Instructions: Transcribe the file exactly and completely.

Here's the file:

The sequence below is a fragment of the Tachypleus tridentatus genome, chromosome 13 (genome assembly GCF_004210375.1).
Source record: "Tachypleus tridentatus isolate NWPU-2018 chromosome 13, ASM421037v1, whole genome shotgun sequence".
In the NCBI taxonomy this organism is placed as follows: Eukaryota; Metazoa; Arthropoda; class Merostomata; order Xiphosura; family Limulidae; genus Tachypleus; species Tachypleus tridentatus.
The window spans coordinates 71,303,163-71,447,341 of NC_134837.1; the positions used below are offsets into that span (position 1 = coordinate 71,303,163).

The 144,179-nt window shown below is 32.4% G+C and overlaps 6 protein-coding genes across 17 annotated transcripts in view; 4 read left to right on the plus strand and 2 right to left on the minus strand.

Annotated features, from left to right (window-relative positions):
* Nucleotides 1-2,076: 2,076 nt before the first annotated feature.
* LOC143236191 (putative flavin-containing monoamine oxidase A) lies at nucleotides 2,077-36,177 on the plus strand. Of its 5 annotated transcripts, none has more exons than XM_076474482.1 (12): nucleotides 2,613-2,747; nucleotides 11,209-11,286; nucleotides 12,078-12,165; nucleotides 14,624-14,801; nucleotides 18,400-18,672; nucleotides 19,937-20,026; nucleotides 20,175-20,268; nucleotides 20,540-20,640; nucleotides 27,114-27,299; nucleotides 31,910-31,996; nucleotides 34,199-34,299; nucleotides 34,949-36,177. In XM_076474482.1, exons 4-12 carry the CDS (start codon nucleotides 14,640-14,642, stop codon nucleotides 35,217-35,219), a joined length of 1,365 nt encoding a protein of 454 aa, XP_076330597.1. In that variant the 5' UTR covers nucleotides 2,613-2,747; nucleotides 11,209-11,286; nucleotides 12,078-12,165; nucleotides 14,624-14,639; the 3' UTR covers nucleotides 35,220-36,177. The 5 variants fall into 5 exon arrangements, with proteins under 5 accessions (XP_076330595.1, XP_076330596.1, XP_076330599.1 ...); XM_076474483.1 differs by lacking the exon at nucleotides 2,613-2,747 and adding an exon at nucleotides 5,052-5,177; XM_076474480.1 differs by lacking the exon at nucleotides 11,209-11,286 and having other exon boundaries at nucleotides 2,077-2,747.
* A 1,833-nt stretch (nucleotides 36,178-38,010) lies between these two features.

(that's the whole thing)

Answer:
The sequence below is a fragment of the Tachypleus tridentatus genome, chromosome 13 (genome assembly GCF_004210375.1).
Source record: "Tachypleus tridentatus isolate NWPU-2018 chromosome 13, ASM421037v1, whole genome shotgun sequence".
In the NCBI taxonomy this organism is placed as follows: Eukaryota; Metazoa; Arthropoda; class Merostomata; order Xiphosura; family Limulidae; genus Tachypleus; species Tachypleus tridentatus.
The window spans coordinates 71,303,163-71,447,341 of NC_134837.1; the positions used below are offsets into that span (position 1 = coordinate 71,303,163).

The 144,179-nt window shown below is 32.4% G+C and overlaps 6 protein-coding genes across 17 annotated transcripts in view; 4 read left to right on the plus strand and 2 right to left on the minus strand.

Annotated features, from left to right (window-relative positions):
* Nucleotides 1-2,076: 2,076 nt before the first annotated feature.
* LOC143236191 (putative flavin-containing monoamine oxidase A) lies at nucleotides 2,077-36,177 on the plus strand. Of its 5 annotated transcripts, none has more exons than XM_076474482.1 (12): nucleotides 2,613-2,747; nucleotides 11,209-11,286; nucleotides 12,078-12,165; nucleotides 14,624-14,801; nucleotides 18,400-18,672; nucleotides 19,937-20,026; nucleotides 20,175-20,268; nucleotides 20,540-20,640; nucleotides 27,114-27,299; nucleotides 31,910-31,996; nucleotides 34,199-34,299; nucleotides 34,949-36,177. In XM_076474482.1, exons 4-12 carry the CDS (start codon nucleotides 14,640-14,642, stop codon nucleotides 35,217-35,219), a joined length of 1,365 nt encoding a protein of 454 aa, XP_076330597.1. In that variant the 5' UTR covers nucleotides 2,613-2,747; nucleotides 11,209-11,286; nucleotides 12,078-12,165; nucleotides 14,624-14,639; the 3' UTR covers nucleotides 35,220-36,177. The 5 variants fall into 5 exon arrangements, with proteins under 5 accessions (XP_076330595.1, XP_076330596.1, XP_076330599.1 ...); XM_076474483.1 differs by lacking the exon at nucleotides 2,613-2,747 and adding an exon at nucleotides 5,052-5,177; XM_076474480.1 differs by lacking the exon at nucleotides 11,209-11,286 and having other exon boundaries at nucleotides 2,077-2,747.
* A 1,833-nt stretch (nucleotides 36,178-38,010) lies between these two features.